Goaltending will give them a chance to forge an upset against the big three of Sweden, Canada and OAR. Karri Ramo played six serviceable seasons in the NHL, earning five shutouts and a .906 SV% over 146 starts with the Flames and the Lightning. Finland’s defense will serve as a tightly knit unit, cobbled together from the KHL and Finnish big leagues.
Czech Republic - +1000
Similar to most teams in this tournament, the Czech Republic will rely on defense to overcome long odds of beating hockey superpowers. Martin Erat probably rings a bell, but the team lacks proven high-end scoring talent needed to break open the tournament. Erat, a former Nashville Predator, enters this tournament at the age of 36, lacking the same breakout speed which helped him notch 176 goals during his North American career.
That being written, this team will feature prospects who look forward to leveraging the Olympics into another stint with the NHL. Roman Horak used to play in Alberta with the Flames and Oilers, while Jiri Sekac was a member of four franchises in two seasons, never settling into a groove. If these two forwards contribute enough to lift the Czechs into the semis, they could score another contract. Just don’t expect this team to have enough firepower for a Gold Medal.
USA - +1000
The Americans will be one of the most fascinating teams in the tournament due to the mix of ex-NHLers, international pro standouts, and NCAA superstars coalescing into a plausible dark horse candidate. University standouts Ryan Donato, Troy Terry, Will Borgen and Jordan Greenway may turn into a handful on the wide-open rink, utilizing their speed to outpace older Olympic athletes.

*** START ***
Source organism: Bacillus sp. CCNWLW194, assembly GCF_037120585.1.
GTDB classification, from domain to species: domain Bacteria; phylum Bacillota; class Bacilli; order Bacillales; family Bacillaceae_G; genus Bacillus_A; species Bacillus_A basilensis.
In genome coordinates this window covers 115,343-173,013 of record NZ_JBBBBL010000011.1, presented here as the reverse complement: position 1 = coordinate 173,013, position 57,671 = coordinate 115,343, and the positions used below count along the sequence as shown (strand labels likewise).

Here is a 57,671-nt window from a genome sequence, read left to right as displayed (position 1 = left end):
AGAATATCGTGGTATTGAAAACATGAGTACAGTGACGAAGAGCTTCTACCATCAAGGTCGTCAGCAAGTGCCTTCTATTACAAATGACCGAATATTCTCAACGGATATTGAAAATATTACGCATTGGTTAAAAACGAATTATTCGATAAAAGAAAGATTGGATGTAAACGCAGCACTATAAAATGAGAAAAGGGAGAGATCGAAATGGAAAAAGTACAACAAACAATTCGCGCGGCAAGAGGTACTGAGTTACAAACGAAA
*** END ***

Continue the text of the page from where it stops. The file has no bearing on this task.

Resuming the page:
Speaking of whom, 39-year-old Brian Gionta will captain this squad after turning down NHL contract offers to compete for the United States in Pyeongchang. His steady leadership will bring more than a 1000 games of experience at the highest level of hockey, along with vets like James Wisniewski, Matt Gilroy and Jonathon Blum. The only question mark is goaltending depth. Netminder Ryan Zapolski’s been one of the best goalies in the KHL, but if he falters, the U.S. will end up relying on relatively unknown backups from Europe’s lesser pro leagues.
Olympic Hockey Long Shots
Perhaps the most remarkable team in the Olympic hockey tournament, the Republic of Korea combines the best hockey players from the DPRK and South Korea under a united front. A single win in this tournament would be a miracle, but they’re not considered the longest shot of the Olympics. The Republic of Korea features a line of +38500, enjoying home advantage over Slovania, given a +43500 line to win Gold in 2018.
Frankly, any of these teams proceeding past the group stage would be a big surprise, as well as a major accomplishment. The talent and experience gap between these six underdogs and the top six contenders will be considerable, requiring another “Miracle On Ice” for any shot at a medal. Be wary of placing money on these squads.
- Switzerland +3400
- Germany +7200
- Slovakia +8800
- Norway +11700
- Republic Of Korea +38500
- Slovenia +43500